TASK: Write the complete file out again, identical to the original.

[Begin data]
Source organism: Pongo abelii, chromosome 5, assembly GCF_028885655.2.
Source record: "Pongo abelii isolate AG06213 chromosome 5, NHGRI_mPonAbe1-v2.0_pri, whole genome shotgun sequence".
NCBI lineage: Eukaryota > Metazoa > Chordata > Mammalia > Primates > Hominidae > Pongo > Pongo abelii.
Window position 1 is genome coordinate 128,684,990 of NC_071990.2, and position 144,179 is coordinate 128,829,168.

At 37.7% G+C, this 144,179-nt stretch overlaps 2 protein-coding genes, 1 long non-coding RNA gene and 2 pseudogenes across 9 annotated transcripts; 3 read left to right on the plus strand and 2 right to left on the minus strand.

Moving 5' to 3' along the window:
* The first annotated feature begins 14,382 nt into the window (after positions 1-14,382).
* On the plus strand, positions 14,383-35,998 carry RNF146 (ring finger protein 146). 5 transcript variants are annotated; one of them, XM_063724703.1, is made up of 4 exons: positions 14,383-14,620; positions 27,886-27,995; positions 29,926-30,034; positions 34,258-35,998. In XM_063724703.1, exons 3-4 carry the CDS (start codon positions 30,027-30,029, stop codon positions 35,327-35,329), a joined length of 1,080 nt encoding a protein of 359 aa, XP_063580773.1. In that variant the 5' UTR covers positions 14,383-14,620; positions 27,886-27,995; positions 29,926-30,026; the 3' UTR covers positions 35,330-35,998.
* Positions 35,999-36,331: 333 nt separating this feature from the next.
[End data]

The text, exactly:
Source organism: Pongo abelii, chromosome 5, assembly GCF_028885655.2.
Source record: "Pongo abelii isolate AG06213 chromosome 5, NHGRI_mPonAbe1-v2.0_pri, whole genome shotgun sequence".
NCBI lineage: Eukaryota > Metazoa > Chordata > Mammalia > Primates > Hominidae > Pongo > Pongo abelii.
Window position 1 is genome coordinate 128,684,990 of NC_071990.2, and position 144,179 is coordinate 128,829,168.

At 37.7% G+C, this 144,179-nt stretch overlaps 2 protein-coding genes, 1 long non-coding RNA gene and 2 pseudogenes across 9 annotated transcripts; 3 read left to right on the plus strand and 2 right to left on the minus strand.

Moving 5' to 3' along the window:
* The first annotated feature begins 14,382 nt into the window (after positions 1-14,382).
* On the plus strand, positions 14,383-35,998 carry RNF146 (ring finger protein 146). 5 transcript variants are annotated; one of them, XM_063724703.1, is made up of 4 exons: positions 14,383-14,620; positions 27,886-27,995; positions 29,926-30,034; positions 34,258-35,998. In XM_063724703.1, exons 3-4 carry the CDS (start codon positions 30,027-30,029, stop codon positions 35,327-35,329), a joined length of 1,080 nt encoding a protein of 359 aa, XP_063580773.1. In that variant the 5' UTR covers positions 14,383-14,620; positions 27,886-27,995; positions 29,926-30,026; the 3' UTR covers positions 35,330-35,998.
* Positions 35,999-36,331: 333 nt separating this feature from the next.